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“Being mindful can help improve your overall well-being.” With Beau Henderson & Edie Summers

Being mindful can help improve your overall well-being. Practicing it can ease your feelings of stress, and make you feel less reactive, more whole, and enjoy your activities more. Mindfulness practice can help you to sleep better, reduce chronic pain and digestive issues, and help you to feel more present and be grateful for all […]

Being mindful can help improve your overall well-being. Practicing it can ease your feelings of stress, and make you feel less reactive, more whole, and enjoy your activities more. Mindfulness practice can help you to sleep better, reduce chronic pain and digestive issues, and help you to feel more present and be grateful for all aspects of life.


As a part of my series about “How To Develop Mindfulness And Serenity During Stressful Or Uncertain Times”, I had the pleasure of interviewing Edie Summers.

Edie Summers is an author, wellness consultant, former executive, and local yoga and fitness instructor. She is the author of the book “The Memory of Health: A Journey to Well-Being.” She helps people build more resilience in mind, body, heart, and soul. You can find her online at PortlandWellnessCoach.com.


Thank you so much for doing this with us! Our readers would love to “get to know you” a bit better. Can you share with us the backstory about what brought you to your specific career path?

Ideveloped chronic fatigue after a ski accident in my early twenties. For me, one of the main pathways back to well-being was by paying more attention to my body’s signals. The more I paid attention to the signals my body was sending me, and adjusted accordingly, the better I felt. This was an accidental and practical form of mindfulness for me, which I later learned more about in a formal and traditional sense via Buddhism and research. As a result of developing health issues, I started working in the natural foods industry. Later, I became an entrepreneur, author, yoga instructor (I started practicing and got certified in my forties), and then an executive.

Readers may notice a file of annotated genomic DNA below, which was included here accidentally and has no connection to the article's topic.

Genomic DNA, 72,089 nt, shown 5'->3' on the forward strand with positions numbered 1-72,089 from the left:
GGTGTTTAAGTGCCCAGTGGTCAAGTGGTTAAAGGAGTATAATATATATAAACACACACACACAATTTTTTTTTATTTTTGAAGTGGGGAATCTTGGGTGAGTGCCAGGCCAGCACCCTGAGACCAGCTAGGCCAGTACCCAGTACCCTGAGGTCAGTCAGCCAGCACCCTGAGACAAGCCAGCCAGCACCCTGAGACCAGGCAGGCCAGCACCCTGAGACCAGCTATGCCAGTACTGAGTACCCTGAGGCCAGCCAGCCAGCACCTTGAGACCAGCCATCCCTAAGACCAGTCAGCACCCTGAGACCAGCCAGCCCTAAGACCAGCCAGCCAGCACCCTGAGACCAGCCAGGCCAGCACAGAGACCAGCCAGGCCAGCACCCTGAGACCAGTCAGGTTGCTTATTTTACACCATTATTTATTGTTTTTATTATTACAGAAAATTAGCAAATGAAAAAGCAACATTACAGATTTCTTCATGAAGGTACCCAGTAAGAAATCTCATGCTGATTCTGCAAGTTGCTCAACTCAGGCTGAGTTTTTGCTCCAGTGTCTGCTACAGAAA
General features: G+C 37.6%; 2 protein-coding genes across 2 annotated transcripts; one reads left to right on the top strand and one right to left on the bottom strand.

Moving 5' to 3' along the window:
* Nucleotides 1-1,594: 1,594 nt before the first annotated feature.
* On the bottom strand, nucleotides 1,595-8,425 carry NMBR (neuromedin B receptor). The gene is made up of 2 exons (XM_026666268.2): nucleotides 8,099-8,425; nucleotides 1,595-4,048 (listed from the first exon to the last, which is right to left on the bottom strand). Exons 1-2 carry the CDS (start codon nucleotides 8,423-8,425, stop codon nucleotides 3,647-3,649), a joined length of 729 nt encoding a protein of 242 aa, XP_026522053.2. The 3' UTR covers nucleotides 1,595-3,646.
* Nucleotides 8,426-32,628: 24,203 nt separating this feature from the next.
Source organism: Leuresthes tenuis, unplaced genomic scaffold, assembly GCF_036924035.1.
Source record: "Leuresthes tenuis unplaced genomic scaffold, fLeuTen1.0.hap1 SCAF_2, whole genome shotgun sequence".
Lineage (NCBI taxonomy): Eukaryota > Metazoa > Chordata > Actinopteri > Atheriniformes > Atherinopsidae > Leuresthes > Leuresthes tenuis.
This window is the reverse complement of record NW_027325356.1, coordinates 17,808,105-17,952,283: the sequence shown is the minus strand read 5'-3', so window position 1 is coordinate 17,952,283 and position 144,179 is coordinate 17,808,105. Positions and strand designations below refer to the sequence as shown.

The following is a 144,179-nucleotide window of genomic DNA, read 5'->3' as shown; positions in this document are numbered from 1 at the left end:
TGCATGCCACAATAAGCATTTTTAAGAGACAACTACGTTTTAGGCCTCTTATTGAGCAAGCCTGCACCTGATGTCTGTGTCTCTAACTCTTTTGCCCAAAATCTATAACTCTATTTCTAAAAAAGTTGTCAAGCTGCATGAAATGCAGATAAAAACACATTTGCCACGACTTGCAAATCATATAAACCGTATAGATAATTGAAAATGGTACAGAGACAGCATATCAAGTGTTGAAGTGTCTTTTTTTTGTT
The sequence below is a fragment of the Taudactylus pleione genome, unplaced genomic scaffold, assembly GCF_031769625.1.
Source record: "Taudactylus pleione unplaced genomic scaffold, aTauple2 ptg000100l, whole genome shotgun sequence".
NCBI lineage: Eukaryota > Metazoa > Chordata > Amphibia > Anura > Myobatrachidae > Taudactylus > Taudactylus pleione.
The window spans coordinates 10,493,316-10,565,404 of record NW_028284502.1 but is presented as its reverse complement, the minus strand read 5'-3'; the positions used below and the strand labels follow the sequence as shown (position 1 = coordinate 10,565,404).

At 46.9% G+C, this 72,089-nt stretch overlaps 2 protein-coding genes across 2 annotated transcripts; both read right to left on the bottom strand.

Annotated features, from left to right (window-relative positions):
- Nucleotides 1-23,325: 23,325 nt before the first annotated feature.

Can you share the most interesting story that happened to you since you started your career?

First, I never planned on being in the wellness industry. I loved to write, I knew that. But, having my ski accident changed everything. That incident changed my trajectory, and I’m so glad it did. I had seen a naturopath in my quest to get my scar tissue down after arthroscopic surgery. It’s a long story, but this visit lead me to explore a local health food store (looking for the supplements he recommended). As a result of his recommendations, my scar tissue went down, and I was able to get most of my range of motion back in my knee. This was a huge deal for me, as I had been a dance major at the time in college. So, I started working in the natural foods industry to learn even more about what had helped me to heal. I immersed myself in learning about natural health. Later, I started working for myself as a wellness consultant. After that, I was contacted online to chat with an emerging startup in Silicon Valley.

I never dreamed I’d become an entrepreneur, let alone work for a startup. It was such an honor and an adventure to live and work in Silicon Valley for health, wellness, and fitness tech startup. I learned so much about innovation and collaboration, and how it takes an enormous team drive and partnership to manifest a big vision.

What advice would you give to other leaders about how to create a fantastic work culture?

Lead by example, empathy, and by creating positive space for ideas, growth, and self-determination.Be a guide, admit mistakes, and harness people’s strengths. Pursue excellence, but allow for ideas and systems to unfold, and be open to change when necessary. Be mindful of what’s working, and how your team or employees are feeling and interacting with the work environment.

I also hope that corporate wellness programs continue to expand, and even evolve to become part of the culture and ecosystem of a company. I envision companies that merge work and wellness principles. Be a leader by demonstrating mindset and well-being practices. Companies and leaders can play a critical role in practicing and implementing holistic practices such as self-care and mindfulness. They can also inspire excellence and innovation — and harness employees’ drive-by demonstrating these traits and values themselves.

Is there a particular book that made a significant impact on you? Can you share a story or explain why it resonated with you so much?